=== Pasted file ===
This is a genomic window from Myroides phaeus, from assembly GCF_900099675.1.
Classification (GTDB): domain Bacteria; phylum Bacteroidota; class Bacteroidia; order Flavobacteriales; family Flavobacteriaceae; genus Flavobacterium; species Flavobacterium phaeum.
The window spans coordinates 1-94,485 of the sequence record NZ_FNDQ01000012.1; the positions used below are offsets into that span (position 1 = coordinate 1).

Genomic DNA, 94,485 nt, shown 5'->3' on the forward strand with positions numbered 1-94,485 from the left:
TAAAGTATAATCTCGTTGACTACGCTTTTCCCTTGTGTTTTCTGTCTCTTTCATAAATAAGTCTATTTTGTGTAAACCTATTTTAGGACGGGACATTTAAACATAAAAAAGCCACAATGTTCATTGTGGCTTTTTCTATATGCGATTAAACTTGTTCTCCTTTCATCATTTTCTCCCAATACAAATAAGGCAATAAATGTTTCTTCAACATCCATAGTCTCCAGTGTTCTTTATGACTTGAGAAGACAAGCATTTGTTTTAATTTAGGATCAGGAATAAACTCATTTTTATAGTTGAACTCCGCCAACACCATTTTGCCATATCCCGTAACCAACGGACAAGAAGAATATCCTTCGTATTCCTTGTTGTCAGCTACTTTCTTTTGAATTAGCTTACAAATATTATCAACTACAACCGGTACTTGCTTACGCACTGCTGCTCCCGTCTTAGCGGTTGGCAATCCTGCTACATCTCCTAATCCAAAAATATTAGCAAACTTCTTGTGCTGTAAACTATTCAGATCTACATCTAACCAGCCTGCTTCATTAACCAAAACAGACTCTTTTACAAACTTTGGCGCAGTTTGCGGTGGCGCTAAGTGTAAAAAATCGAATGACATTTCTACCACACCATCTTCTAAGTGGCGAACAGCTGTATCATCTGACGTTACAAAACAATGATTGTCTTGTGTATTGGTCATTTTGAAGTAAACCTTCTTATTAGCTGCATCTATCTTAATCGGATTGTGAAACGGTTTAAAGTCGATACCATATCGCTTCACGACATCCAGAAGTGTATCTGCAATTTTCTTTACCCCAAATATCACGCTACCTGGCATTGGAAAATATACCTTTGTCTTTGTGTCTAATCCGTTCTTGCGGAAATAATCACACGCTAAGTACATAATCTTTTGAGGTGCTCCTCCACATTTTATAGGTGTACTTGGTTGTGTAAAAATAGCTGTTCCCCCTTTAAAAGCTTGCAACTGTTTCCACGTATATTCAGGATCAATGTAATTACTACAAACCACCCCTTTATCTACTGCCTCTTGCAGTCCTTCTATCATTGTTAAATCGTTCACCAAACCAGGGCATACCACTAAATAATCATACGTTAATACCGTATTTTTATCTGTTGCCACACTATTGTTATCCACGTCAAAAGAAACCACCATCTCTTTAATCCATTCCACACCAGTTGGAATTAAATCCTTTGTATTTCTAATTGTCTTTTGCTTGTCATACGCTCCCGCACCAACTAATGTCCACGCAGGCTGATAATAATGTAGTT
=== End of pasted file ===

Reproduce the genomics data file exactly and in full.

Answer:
This is a genomic window from Myroides phaeus, from assembly GCF_900099675.1.
Classification (GTDB): domain Bacteria; phylum Bacteroidota; class Bacteroidia; order Flavobacteriales; family Flavobacteriaceae; genus Flavobacterium; species Flavobacterium phaeum.
The window spans coordinates 1-94,485 of the sequence record NZ_FNDQ01000012.1; the positions used below are offsets into that span (position 1 = coordinate 1).

Genomic DNA, 94,485 nt, shown 5'->3' on the forward strand with positions numbered 1-94,485 from the left:
TAAAGTATAATCTCGTTGACTACGCTTTTCCCTTGTGTTTTCTGTCTCTTTCATAAATAAGTCTATTTTGTGTAAACCTATTTTAGGACGGGACATTTAAACATAAAAAAGCCACAATGTTCATTGTGGCTTTTTCTATATGCGATTAAACTTGTTCTCCTTTCATCATTTTCTCCCAATACAAATAAGGCAATAAATGTTTCTTCAACATCCATAGTCTCCAGTGTTCTTTATGACTTGAGAAGACAAGCATTTGTTTTAATTTAGGATCAGGAATAAACTCATTTTTATAGTTGAACTCCGCCAACACCATTTTGCCATATCCCGTAACCAACGGACAAGAAGAATATCCTTCGTATTCCTTGTTGTCAGCTACTTTCTTTTGAATTAGCTTACAAATATTATCAACTACAACCGGTACTTGCTTACGCACTGCTGCTCCCGTCTTAGCGGTTGGCAATCCTGCTACATCTCCTAATCCAAAAATATTAGCAAACTTCTTGTGCTGTAAACTATTCAGATCTACATCTAACCAGCCTGCTTCATTAACCAAAACAGACTCTTTTACAAACTTTGGCGCAGTTTGCGGTGGCGCTAAGTGTAAAAAATCGAATGACATTTCTACCACACCATCTTCTAAGTGGCGAACAGCTGTATCATCTGACGTTACAAAACAATGATTGTCTTGTGTATTGGTCATTTTGAAGTAAACCTTCTTATTAGCTGCATCTATCTTAATCGGATTGTGAAACGGTTTAAAGTCGATACCATATCGCTTCACGACATCCAGAAGTGTATCTGCAATTTTCTTTACCCCAAATATCACGCTACCTGGCATTGGAAAATATACCTTTGTCTTTGTGTCTAATCCGTTCTTGCGGAAATAATCACACGCTAAGTACATAATCTTTTGAGGTGCTCCTCCACATTTTATAGGTGTACTTGGTTGTGTAAAAATAGCTGTTCCCCCTTTAAAAGCTTGCAACTGTTTCCACGTATATTCAGGATCAATGTAATTACTACAAACCACCCCTTTATCTACTGCCTCTTGCAGTCCTTCTATCATTGTTAAATCGTTCACCAAACCAGGGCATACCACTAAATAATCATACGTTAATACCGTATTTTTATCTGTTGCCACACTATTGTTATCCACGTCAAAAGAAACCACCATCTCTTTAATCCATTCCACACCAGTTGGAATTAAATCCTTTGTATTTCTAATTGTCTTTTGCTTGTCATACGCTCCCGCACCAACTAATGTCCACGCAGGCTGATAATAATGTAGTT